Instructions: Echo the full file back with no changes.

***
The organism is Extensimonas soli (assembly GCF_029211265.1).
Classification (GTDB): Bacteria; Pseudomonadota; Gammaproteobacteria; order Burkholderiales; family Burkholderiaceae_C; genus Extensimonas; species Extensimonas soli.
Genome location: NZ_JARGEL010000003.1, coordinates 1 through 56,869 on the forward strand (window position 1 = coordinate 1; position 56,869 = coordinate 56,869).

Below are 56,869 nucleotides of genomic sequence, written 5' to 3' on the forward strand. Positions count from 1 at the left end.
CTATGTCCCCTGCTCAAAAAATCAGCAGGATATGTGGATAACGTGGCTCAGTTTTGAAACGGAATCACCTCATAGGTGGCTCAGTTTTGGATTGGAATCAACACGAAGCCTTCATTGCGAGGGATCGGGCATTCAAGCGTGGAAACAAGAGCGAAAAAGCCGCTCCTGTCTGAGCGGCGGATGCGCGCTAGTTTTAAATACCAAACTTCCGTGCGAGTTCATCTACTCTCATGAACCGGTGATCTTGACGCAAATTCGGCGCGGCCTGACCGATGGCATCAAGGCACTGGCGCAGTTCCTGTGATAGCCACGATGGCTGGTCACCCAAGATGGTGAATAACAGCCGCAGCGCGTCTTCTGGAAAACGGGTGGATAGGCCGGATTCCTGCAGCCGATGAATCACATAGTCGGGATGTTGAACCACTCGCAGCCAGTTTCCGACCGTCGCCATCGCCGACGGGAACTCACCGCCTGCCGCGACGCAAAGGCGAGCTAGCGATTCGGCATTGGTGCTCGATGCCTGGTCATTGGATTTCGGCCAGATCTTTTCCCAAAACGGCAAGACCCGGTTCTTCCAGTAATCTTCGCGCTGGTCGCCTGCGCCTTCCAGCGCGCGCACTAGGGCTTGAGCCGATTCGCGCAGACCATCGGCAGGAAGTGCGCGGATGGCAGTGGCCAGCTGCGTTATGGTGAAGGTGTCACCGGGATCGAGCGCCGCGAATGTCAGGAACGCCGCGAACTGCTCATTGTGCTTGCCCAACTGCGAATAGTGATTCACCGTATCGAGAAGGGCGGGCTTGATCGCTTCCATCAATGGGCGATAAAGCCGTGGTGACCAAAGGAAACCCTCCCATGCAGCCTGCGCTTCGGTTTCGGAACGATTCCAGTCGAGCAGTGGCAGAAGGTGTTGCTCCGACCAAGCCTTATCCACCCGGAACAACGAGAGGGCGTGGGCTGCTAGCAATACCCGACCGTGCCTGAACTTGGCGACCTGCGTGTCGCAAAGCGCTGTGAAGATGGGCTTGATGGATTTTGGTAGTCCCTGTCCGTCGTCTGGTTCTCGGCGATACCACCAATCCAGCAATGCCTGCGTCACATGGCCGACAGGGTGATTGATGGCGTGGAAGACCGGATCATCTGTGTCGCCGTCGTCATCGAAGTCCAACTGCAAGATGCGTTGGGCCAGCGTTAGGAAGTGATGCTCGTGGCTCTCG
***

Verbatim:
The organism is Extensimonas soli (assembly GCF_029211265.1).
Classification (GTDB): Bacteria; Pseudomonadota; Gammaproteobacteria; order Burkholderiales; family Burkholderiaceae_C; genus Extensimonas; species Extensimonas soli.
Genome location: NZ_JARGEL010000003.1, coordinates 1 through 56,869 on the forward strand (window position 1 = coordinate 1; position 56,869 = coordinate 56,869).

Below are 56,869 nucleotides of genomic sequence, written 5' to 3' on the forward strand. Positions count from 1 at the left end.
CTATGTCCCCTGCTCAAAAAATCAGCAGGATATGTGGATAACGTGGCTCAGTTTTGAAACGGAATCACCTCATAGGTGGCTCAGTTTTGGATTGGAATCAACACGAAGCCTTCATTGCGAGGGATCGGGCATTCAAGCGTGGAAACAAGAGCGAAAAAGCCGCTCCTGTCTGAGCGGCGGATGCGCGCTAGTTTTAAATACCAAACTTCCGTGCGAGTTCATCTACTCTCATGAACCGGTGATCTTGACGCAAATTCGGCGCGGCCTGACCGATGGCATCAAGGCACTGGCGCAGTTCCTGTGATAGCCACGATGGCTGGTCACCCAAGATGGTGAATAACAGCCGCAGCGCGTCTTCTGGAAAACGGGTGGATAGGCCGGATTCCTGCAGCCGATGAATCACATAGTCGGGATGTTGAACCACTCGCAGCCAGTTTCCGACCGTCGCCATCGCCGACGGGAACTCACCGCCTGCCGCGACGCAAAGGCGAGCTAGCGATTCGGCATTGGTGCTCGATGCCTGGTCATTGGATTTCGGCCAGATCTTTTCCCAAAACGGCAAGACCCGGTTCTTCCAGTAATCTTCGCGCTGGTCGCCTGCGCCTTCCAGCGCGCGCACTAGGGCTTGAGCCGATTCGCGCAGACCATCGGCAGGAAGTGCGCGGATGGCAGTGGCCAGCTGCGTTATGGTGAAGGTGTCACCGGGATCGAGCGCCGCGAATGTCAGGAACGCCGCGAACTGCTCATTGTGCTTGCCCAACTGCGAATAGTGATTCACCGTATCGAGAAGGGCGGGCTTGATCGCTTCCATCAATGGGCGATAAAGCCGTGGTGACCAAAGGAAACCCTCCCATGCAGCCTGCGCTTCGGTTTCGGAACGATTCCAGTCGAGCAGTGGCAGAAGGTGTTGCTCCGACCAAGCCTTATCCACCCGGAACAACGAGAGGGCGTGGGCTGCTAGCAATACCCGACCGTGCCTGAACTTGGCGACCTGCGTGTCGCAAAGCGCTGTGAAGATGGGCTTGATGGATTTTGGTAGTCCCTGTCCGTCGTCTGGTTCTCGGCGATACCACCAATCCAGCAATGCCTGCGTCACATGGCCGACAGGGTGATTGATGGCGTGGAAGACCGGATCATCTGTGTCGCCGTCGTCATCGAAGTCCAACTGCAAGATGCGTTGGGCCAGCGTTAGGAAGTGATGCTCGTGGCTCTCG